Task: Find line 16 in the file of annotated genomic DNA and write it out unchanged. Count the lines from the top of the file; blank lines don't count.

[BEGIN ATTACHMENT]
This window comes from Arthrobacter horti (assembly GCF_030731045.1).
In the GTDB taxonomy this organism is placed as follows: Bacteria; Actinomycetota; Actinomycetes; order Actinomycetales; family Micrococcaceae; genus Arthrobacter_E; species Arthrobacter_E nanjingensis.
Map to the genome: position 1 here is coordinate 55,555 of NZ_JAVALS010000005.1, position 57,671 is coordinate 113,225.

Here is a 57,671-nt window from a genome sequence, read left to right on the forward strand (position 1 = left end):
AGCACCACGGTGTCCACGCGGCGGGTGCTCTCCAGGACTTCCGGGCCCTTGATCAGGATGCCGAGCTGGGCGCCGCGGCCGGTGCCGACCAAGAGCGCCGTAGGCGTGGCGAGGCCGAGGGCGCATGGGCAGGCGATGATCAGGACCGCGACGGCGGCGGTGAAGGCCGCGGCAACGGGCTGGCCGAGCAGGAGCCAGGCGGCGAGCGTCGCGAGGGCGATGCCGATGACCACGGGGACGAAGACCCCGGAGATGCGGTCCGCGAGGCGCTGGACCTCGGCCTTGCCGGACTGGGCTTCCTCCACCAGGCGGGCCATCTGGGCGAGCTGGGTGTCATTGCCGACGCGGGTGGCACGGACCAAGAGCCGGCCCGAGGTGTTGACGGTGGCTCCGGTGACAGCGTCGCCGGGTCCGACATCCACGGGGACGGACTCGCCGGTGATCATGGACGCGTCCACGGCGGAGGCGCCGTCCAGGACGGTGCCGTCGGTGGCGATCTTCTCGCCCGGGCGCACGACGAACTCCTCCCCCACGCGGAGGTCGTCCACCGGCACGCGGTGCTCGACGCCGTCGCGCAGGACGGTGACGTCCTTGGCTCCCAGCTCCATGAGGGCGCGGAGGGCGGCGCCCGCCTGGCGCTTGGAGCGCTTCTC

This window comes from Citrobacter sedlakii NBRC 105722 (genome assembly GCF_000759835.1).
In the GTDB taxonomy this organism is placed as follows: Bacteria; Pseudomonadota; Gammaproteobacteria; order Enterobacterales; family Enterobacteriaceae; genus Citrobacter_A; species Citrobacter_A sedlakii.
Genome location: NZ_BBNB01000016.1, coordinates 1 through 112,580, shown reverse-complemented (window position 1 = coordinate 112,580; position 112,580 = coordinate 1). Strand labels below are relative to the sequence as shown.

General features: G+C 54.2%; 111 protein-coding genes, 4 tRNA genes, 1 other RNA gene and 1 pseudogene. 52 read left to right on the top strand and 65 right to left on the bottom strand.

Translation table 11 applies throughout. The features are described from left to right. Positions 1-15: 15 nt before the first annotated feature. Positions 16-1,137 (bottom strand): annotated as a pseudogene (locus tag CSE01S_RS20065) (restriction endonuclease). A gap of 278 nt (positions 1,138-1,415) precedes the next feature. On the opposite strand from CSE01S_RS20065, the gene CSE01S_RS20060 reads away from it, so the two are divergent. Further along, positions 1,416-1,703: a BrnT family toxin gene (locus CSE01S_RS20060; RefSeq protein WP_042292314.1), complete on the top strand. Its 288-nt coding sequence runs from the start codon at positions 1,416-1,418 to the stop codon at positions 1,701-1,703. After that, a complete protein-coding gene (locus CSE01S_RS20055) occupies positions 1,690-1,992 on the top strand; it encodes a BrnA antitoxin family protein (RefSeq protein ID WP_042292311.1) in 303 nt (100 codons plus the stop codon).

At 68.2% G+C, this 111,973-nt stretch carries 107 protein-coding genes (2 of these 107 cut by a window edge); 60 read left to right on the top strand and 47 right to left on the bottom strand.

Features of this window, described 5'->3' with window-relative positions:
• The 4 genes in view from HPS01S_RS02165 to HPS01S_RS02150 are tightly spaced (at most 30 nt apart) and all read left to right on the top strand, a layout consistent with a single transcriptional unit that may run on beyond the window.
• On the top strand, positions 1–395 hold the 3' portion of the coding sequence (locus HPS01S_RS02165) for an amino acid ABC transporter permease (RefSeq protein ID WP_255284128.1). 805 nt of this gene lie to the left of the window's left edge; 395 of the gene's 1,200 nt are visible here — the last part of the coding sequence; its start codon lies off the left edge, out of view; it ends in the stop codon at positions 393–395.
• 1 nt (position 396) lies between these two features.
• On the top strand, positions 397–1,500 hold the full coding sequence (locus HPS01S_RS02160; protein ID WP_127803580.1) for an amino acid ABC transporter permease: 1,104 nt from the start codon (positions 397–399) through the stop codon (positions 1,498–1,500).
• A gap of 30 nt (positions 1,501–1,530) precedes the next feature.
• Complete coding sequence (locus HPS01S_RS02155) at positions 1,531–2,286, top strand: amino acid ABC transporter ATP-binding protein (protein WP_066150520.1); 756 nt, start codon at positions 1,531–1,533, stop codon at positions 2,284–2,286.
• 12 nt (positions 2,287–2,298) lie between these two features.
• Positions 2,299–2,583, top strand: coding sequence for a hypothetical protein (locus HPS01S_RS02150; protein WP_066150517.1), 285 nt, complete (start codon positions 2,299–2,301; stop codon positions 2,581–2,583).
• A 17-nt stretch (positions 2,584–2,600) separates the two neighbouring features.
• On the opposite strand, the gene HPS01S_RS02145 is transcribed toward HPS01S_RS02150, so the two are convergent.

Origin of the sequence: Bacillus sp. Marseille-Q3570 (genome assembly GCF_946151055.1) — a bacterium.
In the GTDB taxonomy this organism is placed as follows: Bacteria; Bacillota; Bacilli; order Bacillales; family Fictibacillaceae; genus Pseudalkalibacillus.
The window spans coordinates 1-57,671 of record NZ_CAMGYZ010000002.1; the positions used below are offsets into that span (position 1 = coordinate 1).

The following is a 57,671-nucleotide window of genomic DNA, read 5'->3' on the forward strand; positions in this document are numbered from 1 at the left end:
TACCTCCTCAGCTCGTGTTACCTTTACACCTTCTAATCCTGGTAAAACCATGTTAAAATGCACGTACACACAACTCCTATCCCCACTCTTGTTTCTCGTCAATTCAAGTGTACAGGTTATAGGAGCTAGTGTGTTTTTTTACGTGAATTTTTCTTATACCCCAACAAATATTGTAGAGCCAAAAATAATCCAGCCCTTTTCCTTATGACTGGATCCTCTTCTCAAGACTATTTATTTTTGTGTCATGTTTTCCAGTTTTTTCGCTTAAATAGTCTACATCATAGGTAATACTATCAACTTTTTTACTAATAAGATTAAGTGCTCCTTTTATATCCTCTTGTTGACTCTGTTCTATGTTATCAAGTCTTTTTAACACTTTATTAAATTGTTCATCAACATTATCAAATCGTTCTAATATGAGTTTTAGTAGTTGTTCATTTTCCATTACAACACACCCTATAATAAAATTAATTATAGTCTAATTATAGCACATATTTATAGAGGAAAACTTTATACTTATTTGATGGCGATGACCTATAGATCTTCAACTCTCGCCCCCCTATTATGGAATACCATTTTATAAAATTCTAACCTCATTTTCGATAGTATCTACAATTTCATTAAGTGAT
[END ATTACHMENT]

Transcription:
• On the top strand, positions 397–1,500 hold the full coding sequence (locus HPS01S_RS02160; protein ID WP_127803580.1) for an amino acid ABC transporter permease: 1,104 nt from the start codon (positions 397–399) through the stop codon (positions 1,498–1,500).